|Subject: AFR: A good deal for Timor after
help from Horta
Australian Financial Review July 5, 2001
A good deal for Timor after help from Horta
If Mr Peter Galbraith expected diplomatic mulishness to improve the Timor Sea agreement, and to boost his own reputation, he has to be deeply disappointed by the agreement to be initiated in Dili today.
After more than a year's obduracy, including threats to block the extraction of Timor Sea gas and oil, Mr Galbraith negotiated an agreement with Australia that is virtually identical with what he could have concluded nine months ago.
Mr Galbraith, a former US diplomat and cabinet member for political affairs in the United Nations Transitional Adminstration in East Timor, was consistently hard-nosed and hostile towards Australia throughout the negotiations.
The agreed 90-10 revenue split between Australia and East Timor is, as Mr Galbraith said yesterday, a good deal for East Timor.
It will give the fledgling country an estimated $7 billion in revenue over 20 years from 2004.
But Mr Galbraith comprehensively failed in his efforts to redraw the seabed boundary between East Timor and Australia.
He also failed to win a share of tax revenues from the planned gas pipeline from the Timor Sea to Darwin.
And he had to drop plans to renegotiate existing production sharing contracts with oil companies.
Australian sources credit Nobel Peace Prize winner Mr Jose Ramos Horta, East Timor's cabinet member for foreign affairs, with forcing Mr Galbraith to drop demands which threatened the agreement.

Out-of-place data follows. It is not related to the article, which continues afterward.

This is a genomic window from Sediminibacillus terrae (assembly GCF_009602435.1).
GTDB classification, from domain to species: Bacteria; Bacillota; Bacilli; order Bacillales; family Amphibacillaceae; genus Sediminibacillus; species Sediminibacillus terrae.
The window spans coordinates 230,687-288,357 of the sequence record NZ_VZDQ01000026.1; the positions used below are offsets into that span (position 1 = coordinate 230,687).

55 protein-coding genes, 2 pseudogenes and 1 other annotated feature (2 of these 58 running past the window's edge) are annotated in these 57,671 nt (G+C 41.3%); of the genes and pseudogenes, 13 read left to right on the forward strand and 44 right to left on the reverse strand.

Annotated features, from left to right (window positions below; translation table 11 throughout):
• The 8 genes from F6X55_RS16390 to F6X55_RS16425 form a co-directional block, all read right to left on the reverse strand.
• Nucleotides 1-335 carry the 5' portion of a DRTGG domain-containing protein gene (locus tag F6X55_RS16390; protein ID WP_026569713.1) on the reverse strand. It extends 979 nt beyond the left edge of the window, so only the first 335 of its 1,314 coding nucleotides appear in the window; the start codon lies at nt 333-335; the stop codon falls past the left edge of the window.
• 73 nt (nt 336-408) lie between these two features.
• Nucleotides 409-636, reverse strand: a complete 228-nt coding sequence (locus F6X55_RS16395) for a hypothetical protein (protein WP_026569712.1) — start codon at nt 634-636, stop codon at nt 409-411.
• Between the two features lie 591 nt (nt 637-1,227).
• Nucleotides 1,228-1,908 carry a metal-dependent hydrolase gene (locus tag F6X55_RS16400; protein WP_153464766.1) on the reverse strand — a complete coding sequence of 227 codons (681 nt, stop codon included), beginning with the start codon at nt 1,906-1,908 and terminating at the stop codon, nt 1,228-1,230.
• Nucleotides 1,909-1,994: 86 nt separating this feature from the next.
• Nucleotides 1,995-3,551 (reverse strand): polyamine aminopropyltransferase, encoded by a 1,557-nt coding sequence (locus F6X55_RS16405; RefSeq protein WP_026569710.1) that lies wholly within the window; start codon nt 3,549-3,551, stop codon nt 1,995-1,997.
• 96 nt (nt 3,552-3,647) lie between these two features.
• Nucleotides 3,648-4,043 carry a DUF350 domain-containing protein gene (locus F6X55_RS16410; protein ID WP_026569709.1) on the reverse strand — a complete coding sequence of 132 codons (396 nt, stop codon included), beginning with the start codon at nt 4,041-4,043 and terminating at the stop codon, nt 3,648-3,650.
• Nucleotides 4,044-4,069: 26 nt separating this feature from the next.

Realising the importance to East Timor of a secure revenue base and close and constructive relations with Australia, Mr Horta insisted that the agreement be concluded.
He certainly did not want it delayed, perhaps for years, by protracted international litigation over the seabed boundary.
So delimitation of a permanent seabed boundary was deferred without prejudice to Australia's or East Timor's rights or entitlements.
Australia simply rejected Mr Galbraith's claims for a share of pipeline taxes because the pipeline passes only through Australian territory and because Australia does not rebate tax revenue to any foreign country.
The main sweeteners offered by Australia to wrap up the agreement were financially insignificant compared with the downstream benefits to Australia from the construction of the pipeline and planned methanol and liquefied natural gas plants in Darwin.
Australia increased East Timor's revenue share to 90-10 from 85-15 and agreed to provide East Timor with an extra $8 million a year from 2005.
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